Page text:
1999-10-19
Technical Paper
1999-01-5541
Jacqueline A. Duley, Scott M. Galster, Raja Parasuraman, Anthony J. Smoker
Increases in technological capability permit us to obtain more information with improved accuracy from the systems and actors in the NAS. Collaborative Decision Making is a philosophy of redistributing information such that airspace users and service providers can act cooperatively to solve problems in areas such as flow control, and ground or weather delays. Designers are creating new tools to access this information and provide it to the users and ATC. We are concerned with the controller interface to this information and its incorporation of these new tools. We recommend a human-centered approach to the development of an effective interface.
1999-10-19
Technical Paper
1999-01-5537
Reiner Onken
This paper presents a concept which is needed to warrant a highest possible degree of situation awareness of the flight crew as well as a workload level which is as close as possible to the satisfactory one. This concept offers the solution to counteract susceptibiliy to pilot errors, typical for lack of attention or knowledge limitations in certain flight situations. This concept is founded on cognitive system engineering in order to really accomplish allocation of automation as a complement to the human pilot crew when needed in favor of flight safety and mission effectiveness. This technology enables a cockpit design in order to systematically comply with the requirements of ’ Human-Centered Automation (HCA)’ . It even allows to quantify at which degree these requirements are met. The underlying approach behind the concept has become real by the development of the cockpit assistant system prototype family CASSY/CAMA as described in this paper.
1999-10-19
Technical Paper
1999-01-5556
George W. Thorpe
Aircraft potable (drinking) water systems haven’t changed significantly in the last half-century. These systems consist of cylindrical water tanks pressurized by bleed air from the jet engines, with insulated stainless steel distribution lines. What has changed recently is the increase in the possibility of aircraft picking up contaminated drinking water at foreign and domestic stops. Customer awareness of these problems has also changed - to the point where having reliable drinking water is now a competitive issue among airlines. Old style potable water systems that are used on modern aircraft are high maintenance and exacerbate the growth of microbes because the water is static much of the time. The integrity of some pressurized water tanks are also a concern after years of use. Cost-effective mechanical and biological solutions exist that can significantly reduce the amount of chemicals added and provide good potable water.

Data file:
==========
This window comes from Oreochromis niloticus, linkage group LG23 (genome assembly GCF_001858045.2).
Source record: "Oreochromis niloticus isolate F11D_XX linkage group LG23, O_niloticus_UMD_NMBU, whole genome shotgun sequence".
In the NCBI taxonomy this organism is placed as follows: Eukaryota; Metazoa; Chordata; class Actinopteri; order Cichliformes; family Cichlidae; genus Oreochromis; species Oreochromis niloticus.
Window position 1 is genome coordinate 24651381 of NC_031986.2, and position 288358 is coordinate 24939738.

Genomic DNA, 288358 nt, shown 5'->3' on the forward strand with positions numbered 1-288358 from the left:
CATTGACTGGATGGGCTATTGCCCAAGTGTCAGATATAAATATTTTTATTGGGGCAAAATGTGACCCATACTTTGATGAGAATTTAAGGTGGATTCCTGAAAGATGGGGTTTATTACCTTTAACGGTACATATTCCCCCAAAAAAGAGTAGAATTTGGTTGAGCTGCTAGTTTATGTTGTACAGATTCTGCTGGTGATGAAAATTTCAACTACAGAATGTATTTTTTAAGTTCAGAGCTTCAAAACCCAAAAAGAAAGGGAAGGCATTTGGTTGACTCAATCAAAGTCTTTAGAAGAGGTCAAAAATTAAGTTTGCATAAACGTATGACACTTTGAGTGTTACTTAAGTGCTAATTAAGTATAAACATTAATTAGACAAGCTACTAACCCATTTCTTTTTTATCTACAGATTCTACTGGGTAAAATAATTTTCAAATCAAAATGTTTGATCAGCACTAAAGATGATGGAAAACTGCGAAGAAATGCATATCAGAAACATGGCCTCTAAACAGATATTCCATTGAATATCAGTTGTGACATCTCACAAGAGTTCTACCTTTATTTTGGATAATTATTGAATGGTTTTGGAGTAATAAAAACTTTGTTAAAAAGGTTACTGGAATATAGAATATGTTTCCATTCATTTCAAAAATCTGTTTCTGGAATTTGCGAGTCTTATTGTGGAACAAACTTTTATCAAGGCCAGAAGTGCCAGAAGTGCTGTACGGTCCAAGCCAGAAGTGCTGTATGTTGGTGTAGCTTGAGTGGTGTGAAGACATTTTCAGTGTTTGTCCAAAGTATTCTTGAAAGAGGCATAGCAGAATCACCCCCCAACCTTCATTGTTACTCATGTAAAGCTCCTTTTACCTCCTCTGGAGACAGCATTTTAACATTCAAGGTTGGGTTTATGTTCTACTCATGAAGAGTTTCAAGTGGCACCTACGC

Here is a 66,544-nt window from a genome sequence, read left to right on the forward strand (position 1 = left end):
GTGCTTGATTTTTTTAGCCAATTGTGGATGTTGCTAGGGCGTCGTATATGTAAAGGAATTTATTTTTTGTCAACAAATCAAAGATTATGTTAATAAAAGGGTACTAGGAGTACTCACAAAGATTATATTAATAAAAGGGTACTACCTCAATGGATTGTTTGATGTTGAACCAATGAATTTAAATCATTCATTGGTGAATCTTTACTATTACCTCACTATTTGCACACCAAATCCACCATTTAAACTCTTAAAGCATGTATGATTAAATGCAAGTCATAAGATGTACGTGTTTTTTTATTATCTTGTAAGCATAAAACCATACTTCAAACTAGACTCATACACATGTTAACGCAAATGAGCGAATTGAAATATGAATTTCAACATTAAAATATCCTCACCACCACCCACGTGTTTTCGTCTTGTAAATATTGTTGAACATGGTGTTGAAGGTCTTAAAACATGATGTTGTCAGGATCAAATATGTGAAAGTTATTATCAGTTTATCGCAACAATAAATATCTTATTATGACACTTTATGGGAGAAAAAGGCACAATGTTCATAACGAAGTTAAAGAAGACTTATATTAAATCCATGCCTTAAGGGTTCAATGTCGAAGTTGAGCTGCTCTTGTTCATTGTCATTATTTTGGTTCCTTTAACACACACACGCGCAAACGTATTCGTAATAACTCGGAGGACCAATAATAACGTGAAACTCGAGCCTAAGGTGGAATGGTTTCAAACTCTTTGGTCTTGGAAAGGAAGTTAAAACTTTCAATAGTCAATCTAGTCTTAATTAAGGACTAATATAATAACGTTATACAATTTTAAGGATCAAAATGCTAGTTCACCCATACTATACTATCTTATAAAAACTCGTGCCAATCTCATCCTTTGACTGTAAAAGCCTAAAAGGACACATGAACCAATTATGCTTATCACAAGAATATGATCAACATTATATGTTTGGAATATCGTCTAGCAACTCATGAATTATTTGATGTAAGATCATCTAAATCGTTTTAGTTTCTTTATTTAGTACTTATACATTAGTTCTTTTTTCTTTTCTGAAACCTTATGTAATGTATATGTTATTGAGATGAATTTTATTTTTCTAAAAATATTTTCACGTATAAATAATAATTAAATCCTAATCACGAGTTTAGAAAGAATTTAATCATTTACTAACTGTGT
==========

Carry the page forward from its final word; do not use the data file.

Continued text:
1999-10-19
Technical Paper
1999-01-5557
Shahyar Z. Pirzadeh
The application of an unstructured grid methodology on a three-dimensional high-lift configuration is presented. The focus of this paper is on the grid generation aspect of an integrated effort for the development of an unstructured- grid computational fluid dynamics (CFD) capability at the NASA Langley Research Center. The meshing approach is based on tetrahedral grids generated by the advancing-front and the advancing-layers procedures. The capability of the method for solving high-lift problems is demonstrated on an aircraft model referred to as the energy efficient transport configuration. The grid generation issues, including the pros and cons of the present approach, are discussed in relation to the high-lift problems. Limited viscous flow results are presented to demonstrate the viability of the generated grids. A corresponding Navier-Stokes solution capability, along with further computations on the present grid, is presented in a companion SAE paper.
Viewing 181 to 210 of 61866